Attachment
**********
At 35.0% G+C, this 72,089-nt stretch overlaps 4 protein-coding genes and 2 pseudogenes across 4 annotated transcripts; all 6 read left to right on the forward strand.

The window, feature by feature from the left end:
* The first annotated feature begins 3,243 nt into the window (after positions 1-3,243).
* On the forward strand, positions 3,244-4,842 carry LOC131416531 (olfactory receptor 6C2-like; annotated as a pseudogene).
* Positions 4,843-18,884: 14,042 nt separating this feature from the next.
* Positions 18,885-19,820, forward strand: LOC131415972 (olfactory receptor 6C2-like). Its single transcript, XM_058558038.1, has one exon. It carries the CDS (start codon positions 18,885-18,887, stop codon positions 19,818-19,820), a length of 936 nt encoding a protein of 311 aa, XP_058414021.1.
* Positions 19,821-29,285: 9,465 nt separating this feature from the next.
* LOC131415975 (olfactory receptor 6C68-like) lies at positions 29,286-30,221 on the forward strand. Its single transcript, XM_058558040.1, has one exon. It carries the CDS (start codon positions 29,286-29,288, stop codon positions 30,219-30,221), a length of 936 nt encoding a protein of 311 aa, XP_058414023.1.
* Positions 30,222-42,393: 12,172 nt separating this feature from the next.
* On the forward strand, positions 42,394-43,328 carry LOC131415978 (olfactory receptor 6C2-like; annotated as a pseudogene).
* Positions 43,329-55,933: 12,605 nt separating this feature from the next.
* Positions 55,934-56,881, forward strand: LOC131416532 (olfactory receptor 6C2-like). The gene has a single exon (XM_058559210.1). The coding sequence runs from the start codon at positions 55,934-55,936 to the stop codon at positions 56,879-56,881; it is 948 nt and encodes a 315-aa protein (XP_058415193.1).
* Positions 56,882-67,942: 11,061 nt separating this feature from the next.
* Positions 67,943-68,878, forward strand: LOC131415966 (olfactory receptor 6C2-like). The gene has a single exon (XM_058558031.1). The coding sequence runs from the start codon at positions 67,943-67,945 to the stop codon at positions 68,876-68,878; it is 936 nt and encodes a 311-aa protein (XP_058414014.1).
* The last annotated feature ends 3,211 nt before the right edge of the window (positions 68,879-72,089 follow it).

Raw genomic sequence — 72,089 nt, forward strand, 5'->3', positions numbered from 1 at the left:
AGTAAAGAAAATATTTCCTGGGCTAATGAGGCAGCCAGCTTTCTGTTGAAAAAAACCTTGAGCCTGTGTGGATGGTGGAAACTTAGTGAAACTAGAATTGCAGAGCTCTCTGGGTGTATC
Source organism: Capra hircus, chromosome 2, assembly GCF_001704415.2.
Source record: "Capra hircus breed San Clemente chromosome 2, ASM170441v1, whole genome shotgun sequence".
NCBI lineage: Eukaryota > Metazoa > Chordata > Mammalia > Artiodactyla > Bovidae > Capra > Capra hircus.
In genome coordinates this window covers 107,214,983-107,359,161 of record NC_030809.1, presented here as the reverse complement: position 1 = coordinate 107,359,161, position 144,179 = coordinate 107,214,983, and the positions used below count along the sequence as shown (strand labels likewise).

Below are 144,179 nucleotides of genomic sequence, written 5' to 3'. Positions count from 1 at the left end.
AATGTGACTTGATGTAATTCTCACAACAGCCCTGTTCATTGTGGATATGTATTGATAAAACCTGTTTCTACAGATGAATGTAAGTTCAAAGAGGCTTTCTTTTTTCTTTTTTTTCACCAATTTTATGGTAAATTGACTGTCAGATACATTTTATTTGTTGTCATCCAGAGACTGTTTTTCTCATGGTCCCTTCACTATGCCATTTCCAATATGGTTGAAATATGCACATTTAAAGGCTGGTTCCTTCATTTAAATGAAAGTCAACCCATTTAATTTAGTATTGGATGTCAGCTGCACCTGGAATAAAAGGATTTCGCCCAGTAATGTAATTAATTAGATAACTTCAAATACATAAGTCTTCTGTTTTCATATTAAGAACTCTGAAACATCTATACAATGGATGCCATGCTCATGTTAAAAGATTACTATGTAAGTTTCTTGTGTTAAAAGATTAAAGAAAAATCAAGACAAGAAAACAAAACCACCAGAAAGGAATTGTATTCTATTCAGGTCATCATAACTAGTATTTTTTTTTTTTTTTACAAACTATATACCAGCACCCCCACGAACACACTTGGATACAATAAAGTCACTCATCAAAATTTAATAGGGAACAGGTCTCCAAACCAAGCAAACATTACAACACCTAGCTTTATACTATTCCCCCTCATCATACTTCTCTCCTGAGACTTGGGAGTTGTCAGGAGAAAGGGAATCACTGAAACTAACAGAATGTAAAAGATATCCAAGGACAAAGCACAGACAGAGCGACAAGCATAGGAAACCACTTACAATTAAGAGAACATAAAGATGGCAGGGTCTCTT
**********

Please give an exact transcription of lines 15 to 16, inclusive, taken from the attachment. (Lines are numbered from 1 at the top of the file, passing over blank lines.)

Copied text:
* The last annotated feature ends 3,211 nt before the right edge of the window (positions 68,879-72,089 follow it).

Raw genomic sequence — 72,089 nt, forward strand, 5'->3', positions numbered from 1 at the left: